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Huiskamp ’21 Examines Philosophical and Literary Movement Negritude


Student summer research is underway, with students and faculty collaborating on projects remotely via Zoom. Here, Gus Huiskamp ’21, describes his Emerson Foundation research project on Negritude.

Tell us about your Emerson project.

It’s about the philosophical and literary movement called Negritude. This was a movement started by colonized intellectuals from Africa and the Caribbean, especially. It’s a literary movement that’s aimed at unseating the white epistemological center. Where my project comes in specifically is looking at the interaction between these Negritude writers and European writers.

Last semester, when I was in Senegal, I did research on the interactions between Jean-Paul Sartre and Léopold Senghor. Senghor was the first president of the Republic of Senegal, but he was also one of the three main founders of Negritude. He had this anthology of poetry that was introduced by an essay of Sartre called Black Orpheus. This summer, I’m continuing that research looking at the main work of Aimé Césaire [titled] Notebook of a Return to the Native Land. It was introduced by a similar essay of André Breton, who was a surrealist poet from France.

About Gus Huiskamp ’21

Majors: History, French

Hometown: Mansfield, Mass.

High School: Mansfield High School
 

read about other research projects

Between both of these, I’m looking at the dual nature of these introductions … the introductions of these renowned, white, French writers exposed Negritude literature to a wider francophone audience, which has its own problematics. … I argue that their contribution was too heavy. They appropriated the philosophy and the literature too much, and they used it to support their own philosophical and literary movements.

How did you originally get interested in this project?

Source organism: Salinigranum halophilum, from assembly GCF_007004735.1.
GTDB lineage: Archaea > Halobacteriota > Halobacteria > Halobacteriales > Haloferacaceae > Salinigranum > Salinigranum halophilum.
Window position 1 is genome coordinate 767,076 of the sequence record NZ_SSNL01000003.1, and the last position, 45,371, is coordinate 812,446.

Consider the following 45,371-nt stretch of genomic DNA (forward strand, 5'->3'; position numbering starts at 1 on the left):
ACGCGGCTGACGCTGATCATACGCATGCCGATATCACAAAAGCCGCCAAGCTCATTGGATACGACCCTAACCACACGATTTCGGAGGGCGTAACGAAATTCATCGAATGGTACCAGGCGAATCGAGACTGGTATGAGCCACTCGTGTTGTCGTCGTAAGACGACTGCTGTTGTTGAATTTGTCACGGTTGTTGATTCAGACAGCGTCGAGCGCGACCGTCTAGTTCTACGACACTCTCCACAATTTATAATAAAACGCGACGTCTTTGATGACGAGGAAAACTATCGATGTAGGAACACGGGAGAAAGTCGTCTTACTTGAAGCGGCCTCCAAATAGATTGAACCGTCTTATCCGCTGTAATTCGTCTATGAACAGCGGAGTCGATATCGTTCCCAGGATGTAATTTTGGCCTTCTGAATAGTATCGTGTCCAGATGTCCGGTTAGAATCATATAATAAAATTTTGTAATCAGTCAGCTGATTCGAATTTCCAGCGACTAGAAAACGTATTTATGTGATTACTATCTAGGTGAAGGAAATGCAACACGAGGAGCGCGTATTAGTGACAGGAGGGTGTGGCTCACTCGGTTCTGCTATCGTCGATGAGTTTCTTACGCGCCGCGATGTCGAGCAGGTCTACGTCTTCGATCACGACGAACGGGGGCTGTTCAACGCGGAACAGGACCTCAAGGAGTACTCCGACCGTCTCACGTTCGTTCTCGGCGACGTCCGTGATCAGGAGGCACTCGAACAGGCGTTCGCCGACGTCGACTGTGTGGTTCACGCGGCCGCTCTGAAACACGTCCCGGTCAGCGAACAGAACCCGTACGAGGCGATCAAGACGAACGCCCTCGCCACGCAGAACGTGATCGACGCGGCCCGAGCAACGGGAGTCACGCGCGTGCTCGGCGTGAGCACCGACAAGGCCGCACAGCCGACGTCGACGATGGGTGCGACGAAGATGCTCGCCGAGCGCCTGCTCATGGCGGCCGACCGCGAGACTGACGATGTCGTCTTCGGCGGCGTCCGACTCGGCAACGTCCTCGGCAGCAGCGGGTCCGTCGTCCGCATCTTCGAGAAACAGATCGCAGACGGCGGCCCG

Professor [Joseph] Mwantuali was the person who really introduced me to Negritude because I’ve taken several French classes with him, and we do a lot of readings of Césaire, in particular. This is what led me to my interest in Negritude and why I studied in Senegal last semester. While there, I also became more interested in Senghor, and everything added up very neatly.

How has the experience been working on it so far?

It’s been certainly more challenging than I expected. The original plan was to travel to Martinique this summer and do archival research there. … Other than that, it has been remarkably similar to the research I had to do at the end of my semester, a lot of online secondary research and supplementing it with primary documents that I’m able to locate here and there.

How has it been working with your advisor?

Very positive. Especially in the planning process, Professor Mwantuali was indispensable. Even more so when I was planning to go to Martinique, he was like, “Oh, I can set you up an interview with Aimé Césaire’s daughter,” just out of nowhere, so that was cool. His wealth of knowledge on the subject is invaluable, and he knows about these interactions that I’m dealing with, so he’s been a very good resource to turn to when I have questions.

What are your post-Hamilton plans?

I feel a little doomed to be a professor at this point, which could be fun. Anything that revolves around research would be good. That’s my main passion.

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